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I have been a fan of Louie since the series started on FX a few years ago, and I guess that is roughly the same time I started paying attention to Louis CK the actual guy, too. There was his remarkably emotionally honest reckoning with Marc Maron on the latter’s WTF podcast. Then that rant, “Everything is Amazing and Nobody’s Happy,” from Conan — cutting, poignant and hilarious in equal measure — that went viral. On a later appearance, a bit that started out seeming like lighthearted joking about how mean kids are and why his daughter can’t have a cell phone turned into a meditation on the essential quality of sadness, the lonely core inside us all and the value in letting yourself experience the full spectrum of human emotion. That clip has over 7.5 million views, and I think it’s one of the more radical, subversive things I’ve heard an entertainer say in public in the last couple of years — which I guess says more about the quality of our collective discourse than it does about the bit, but still, it was poetic and well-argued and true.

Season 4 started airing a few weeks ago, and so far, and with every episode, I’m more and more in awe of what CK is doing with this show. What began as a very funny, thoughtful comedy about a guy who never wins in life and always seems to wind up in bizarre, outrageous or deeply uncomfortable situations has grown into, well, still that same thing, but also something that occasionally flirts with completely unfunny, bald-faced meditations on beauty as the format has shifted from weekly bursts of absurdity to a weeks-long arc that deals with the same problems, themes and characters.

The show has come teasingly close to such moments in the past, like last season’s “Miami,” in which a new friendship forged on a work trip to Florida seems to be pushing Louie toward some kind of revelation about himself or his life. Then, just as fast, the whole thing is truncated as the new friend comes to believe Louie has feelings for him and Louie utterly fails to deny that. This season, in “Elevator Part 2,” just as he’s finding a surprising and delightful common ground with his elderly Hungarian neighbor, Ivanka, he’s called away on serious family business.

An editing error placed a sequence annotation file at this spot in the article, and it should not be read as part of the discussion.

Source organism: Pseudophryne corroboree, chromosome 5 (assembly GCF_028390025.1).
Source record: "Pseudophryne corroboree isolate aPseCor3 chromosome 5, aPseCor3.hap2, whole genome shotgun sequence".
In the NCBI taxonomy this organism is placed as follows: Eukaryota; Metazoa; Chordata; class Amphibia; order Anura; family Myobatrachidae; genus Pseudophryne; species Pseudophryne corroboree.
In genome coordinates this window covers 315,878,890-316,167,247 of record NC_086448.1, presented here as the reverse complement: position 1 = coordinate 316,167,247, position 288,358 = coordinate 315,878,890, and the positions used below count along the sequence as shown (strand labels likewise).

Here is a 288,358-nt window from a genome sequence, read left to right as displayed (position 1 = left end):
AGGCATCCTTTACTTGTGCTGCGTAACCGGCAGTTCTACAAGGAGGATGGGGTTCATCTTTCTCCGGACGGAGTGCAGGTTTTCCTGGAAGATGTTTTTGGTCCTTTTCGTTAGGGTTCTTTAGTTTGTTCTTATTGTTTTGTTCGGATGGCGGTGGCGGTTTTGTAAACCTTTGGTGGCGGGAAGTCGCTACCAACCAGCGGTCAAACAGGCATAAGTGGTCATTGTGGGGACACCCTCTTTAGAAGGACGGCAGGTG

I had come to be trained by Louie to expect something to go wrong and spoil the mood every time it seemed like something touching was going to happen, or every time the show threatened to say something real about living. I’d heard him say that one of the rules of the show was that his character could never win. And I guess that’s why I was taken so off guard by this scene from “Elevator Part 3,” in which Louie’s love interest, Amia, who speaks virtually no English, plays violin with his daughter in a stairwell.

It’s such a beautiful scene, and played with so much finesse. Every time I watch it, I get all teary-eyed. The mystery of how Jane knows how to say “hello” in Hungarian, the spontaneity of the moment, the melancholy of the song itself, and most of all, the emotion — the wonder, humility, love, and occasional “is this really happening?” — in Louie’s face. I think it’s one of the most gorgeous, elegant, moving things I have seen on television. And it passes in a moment without any commentary, like so many of the random, beautiful moments in life.

I guess I’m kind of a raw nerve this last week or so, and it’s entirely possible that much of the emotional heft I’m lending the thing could be of my own making. But I also think it doesn’t really matter if it came from the work itself or if my brain poured all that meaning into it. I just like knowing it’s there when I want to revisit it, a touchstone of so many of the things I like about this guy who says things about being a person that resonate with me in a media climate I mostly find alienating and kind of repulsive. The dude’s got a big heart. And spending time with his weird, crass, deeply felt art makes mine feel big, too.

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